In this week’s Game Breakers feature Soccer Laduma discusses whether Brazil coach, Luiz Felipe Scolari, might lead the Selecao to their second World Cup title under his helm.
The 65-year-old has proven his qualities when he won the 2002 World Cup with his home country, but also served as the manager of the Portuguese national team.
In June 2001, Scolari was appointed manager of his native Brazil, who with five games remaining were in danger of not qualifying for the 2002 World Cup. Despite losing his first game to Uruguay, Scolari eventually guided the team to qualification.
Based on their poor World Cup qualification campaign, Brazil wasn’t amongst the top favourites for the tournament. But a team inspired by the three R’s – Ronaldo, Rovaldo and Ronaldinho – went through the tournament winning all their games.
They left the group stages with three wins and 11-3 goals, then defeated Belgium 2-0 in the round-of-16. Against England in the quarter-finals, Brazil won 2-1 and in the semi-final they beat surprise package Turkey 1-0.
The final was between two of the most successful teams in the competition’s history and Brazil beat Germany 2-0. Ronaldo’s eight goals won him the Golden Boot, while Rivaldo scored five goals and Ronaldinho two.
At the end of 2002, Scolari resigned and then served Portugal between July 2003 and June 2008. He led the team to the 2004 EURO final, where they lost to underdogs Greece. In 2006 Scolari’s Portugal finished fourth at the World Cup and he resigned two years later after losing 3-2 to Germany in the second round of the 2008 EURO.
He then had a short intermezzo in the Premier League at Chelsea, but failed to impress at Stamford Bridge. After stints in Uzbekistan and Palmeiras, Scolari returned to the Selecao in November 2012 with the mandate to win the 2014 home World Cup.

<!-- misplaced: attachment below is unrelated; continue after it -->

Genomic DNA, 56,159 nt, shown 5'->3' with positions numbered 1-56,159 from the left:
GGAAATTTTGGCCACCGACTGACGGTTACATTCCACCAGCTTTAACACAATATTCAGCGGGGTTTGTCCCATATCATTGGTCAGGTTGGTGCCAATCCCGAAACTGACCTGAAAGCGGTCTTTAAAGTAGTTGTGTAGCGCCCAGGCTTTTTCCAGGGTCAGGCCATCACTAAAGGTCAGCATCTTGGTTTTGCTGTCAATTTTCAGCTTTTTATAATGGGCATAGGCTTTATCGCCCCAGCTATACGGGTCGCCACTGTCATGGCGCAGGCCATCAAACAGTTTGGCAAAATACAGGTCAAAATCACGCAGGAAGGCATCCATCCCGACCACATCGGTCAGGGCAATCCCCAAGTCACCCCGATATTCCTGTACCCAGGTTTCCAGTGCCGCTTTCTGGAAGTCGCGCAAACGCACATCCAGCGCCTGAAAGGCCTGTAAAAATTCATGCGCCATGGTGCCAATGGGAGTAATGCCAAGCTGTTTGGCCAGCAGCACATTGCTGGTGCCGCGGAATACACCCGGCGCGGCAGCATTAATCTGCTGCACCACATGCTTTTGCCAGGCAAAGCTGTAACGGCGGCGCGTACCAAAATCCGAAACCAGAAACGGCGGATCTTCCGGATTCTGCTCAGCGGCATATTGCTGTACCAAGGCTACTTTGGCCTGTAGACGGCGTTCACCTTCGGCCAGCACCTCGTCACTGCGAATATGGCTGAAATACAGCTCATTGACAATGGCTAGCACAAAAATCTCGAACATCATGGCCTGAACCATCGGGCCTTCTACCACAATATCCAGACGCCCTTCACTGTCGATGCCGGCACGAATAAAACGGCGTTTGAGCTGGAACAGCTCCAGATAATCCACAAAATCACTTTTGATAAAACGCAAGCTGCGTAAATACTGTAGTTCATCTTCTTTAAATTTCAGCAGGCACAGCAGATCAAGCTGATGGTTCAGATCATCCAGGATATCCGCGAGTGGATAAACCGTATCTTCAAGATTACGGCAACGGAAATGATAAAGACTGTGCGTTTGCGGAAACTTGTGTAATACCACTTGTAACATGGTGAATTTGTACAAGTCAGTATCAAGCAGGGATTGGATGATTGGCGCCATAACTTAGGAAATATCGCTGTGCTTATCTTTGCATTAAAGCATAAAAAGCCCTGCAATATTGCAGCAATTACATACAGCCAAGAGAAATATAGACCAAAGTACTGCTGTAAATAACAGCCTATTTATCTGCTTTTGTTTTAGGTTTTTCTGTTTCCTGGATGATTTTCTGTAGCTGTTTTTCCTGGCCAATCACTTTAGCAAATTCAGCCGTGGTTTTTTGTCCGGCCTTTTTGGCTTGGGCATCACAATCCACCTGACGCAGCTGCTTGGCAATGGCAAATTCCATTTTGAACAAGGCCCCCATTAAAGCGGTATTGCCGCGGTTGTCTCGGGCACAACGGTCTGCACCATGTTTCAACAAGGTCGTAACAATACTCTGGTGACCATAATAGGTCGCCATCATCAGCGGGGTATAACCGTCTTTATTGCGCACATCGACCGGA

He led the squad around ‘wonderkid’ Neymar to a convincing triumph in the 2013 Confederations Cup. The Selecao beat Japan, Mexico, Italy, Uruguay and current World Cup champions Spain to win the second successive Confed Cup.
Neymar was named Player of the Tournament, striker Fred won the the Silver Shoe and goalkeeper Julio Cesa the Golden Glove. The victory has shown that Scolari has injected the Brazil squad with new confidence and believe.
Scolari says his current squad might not be as experienced as the 2002 team, which won Brazil’s fifth and last World Cup trophy, but ‘has a lot of drive and enthusiasm’.
Out of their last 20 competitive games, Brazil only lost two and if Scolari succeeds in boosting Neymar’s confidence after a stuttering first season at Barcelona, the home nation belongs to the top favourites.
The 65-year-old might not draw as much attention as his stars-picked squad, but it might be his experience and calmness which will help Brazil to success.
Can the veteran coach lead the Selecao to a second World Cup under his helm? Have your say in the comment section below.